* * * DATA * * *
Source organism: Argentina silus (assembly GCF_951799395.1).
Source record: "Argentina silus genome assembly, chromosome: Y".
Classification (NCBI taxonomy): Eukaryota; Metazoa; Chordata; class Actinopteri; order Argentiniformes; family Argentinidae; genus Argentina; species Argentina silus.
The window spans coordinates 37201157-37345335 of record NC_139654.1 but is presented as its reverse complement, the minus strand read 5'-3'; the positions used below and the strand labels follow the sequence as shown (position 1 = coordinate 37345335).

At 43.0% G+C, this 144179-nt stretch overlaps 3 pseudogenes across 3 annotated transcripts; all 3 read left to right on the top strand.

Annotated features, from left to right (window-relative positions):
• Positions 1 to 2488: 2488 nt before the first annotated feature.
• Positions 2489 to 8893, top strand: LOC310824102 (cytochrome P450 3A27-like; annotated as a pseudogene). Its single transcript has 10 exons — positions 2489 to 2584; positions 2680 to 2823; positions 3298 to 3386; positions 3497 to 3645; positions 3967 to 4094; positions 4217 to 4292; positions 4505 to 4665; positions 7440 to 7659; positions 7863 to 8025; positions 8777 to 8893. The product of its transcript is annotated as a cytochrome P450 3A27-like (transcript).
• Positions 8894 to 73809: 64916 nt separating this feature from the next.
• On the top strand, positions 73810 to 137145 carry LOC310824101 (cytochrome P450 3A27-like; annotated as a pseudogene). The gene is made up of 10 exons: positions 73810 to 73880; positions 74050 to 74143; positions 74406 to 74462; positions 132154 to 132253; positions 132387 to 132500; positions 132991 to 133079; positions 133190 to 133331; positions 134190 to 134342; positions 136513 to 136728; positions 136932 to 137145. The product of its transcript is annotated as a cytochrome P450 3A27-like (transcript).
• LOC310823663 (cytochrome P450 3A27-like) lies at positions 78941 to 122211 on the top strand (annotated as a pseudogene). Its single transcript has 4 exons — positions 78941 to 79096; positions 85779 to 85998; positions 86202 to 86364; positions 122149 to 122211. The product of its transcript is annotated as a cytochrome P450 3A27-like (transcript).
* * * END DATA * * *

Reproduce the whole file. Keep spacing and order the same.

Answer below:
Source organism: Argentina silus (assembly GCF_951799395.1).
Source record: "Argentina silus genome assembly, chromosome: Y".
Classification (NCBI taxonomy): Eukaryota; Metazoa; Chordata; class Actinopteri; order Argentiniformes; family Argentinidae; genus Argentina; species Argentina silus.
The window spans coordinates 37201157-37345335 of record NC_139654.1 but is presented as its reverse complement, the minus strand read 5'-3'; the positions used below and the strand labels follow the sequence as shown (position 1 = coordinate 37345335).

At 43.0% G+C, this 144179-nt stretch overlaps 3 pseudogenes across 3 annotated transcripts; all 3 read left to right on the top strand.

Annotated features, from left to right (window-relative positions):
• Positions 1 to 2488: 2488 nt before the first annotated feature.
• Positions 2489 to 8893, top strand: LOC310824102 (cytochrome P450 3A27-like; annotated as a pseudogene). Its single transcript has 10 exons — positions 2489 to 2584; positions 2680 to 2823; positions 3298 to 3386; positions 3497 to 3645; positions 3967 to 4094; positions 4217 to 4292; positions 4505 to 4665; positions 7440 to 7659; positions 7863 to 8025; positions 8777 to 8893. The product of its transcript is annotated as a cytochrome P450 3A27-like (transcript).
• Positions 8894 to 73809: 64916 nt separating this feature from the next.
• On the top strand, positions 73810 to 137145 carry LOC310824101 (cytochrome P450 3A27-like; annotated as a pseudogene). The gene is made up of 10 exons: positions 73810 to 73880; positions 74050 to 74143; positions 74406 to 74462; positions 132154 to 132253; positions 132387 to 132500; positions 132991 to 133079; positions 133190 to 133331; positions 134190 to 134342; positions 136513 to 136728; positions 136932 to 137145. The product of its transcript is annotated as a cytochrome P450 3A27-like (transcript).
• LOC310823663 (cytochrome P450 3A27-like) lies at positions 78941 to 122211 on the top strand (annotated as a pseudogene). Its single transcript has 4 exons — positions 78941 to 79096; positions 85779 to 85998; positions 86202 to 86364; positions 122149 to 122211. The product of its transcript is annotated as a cytochrome P450 3A27-like (transcript).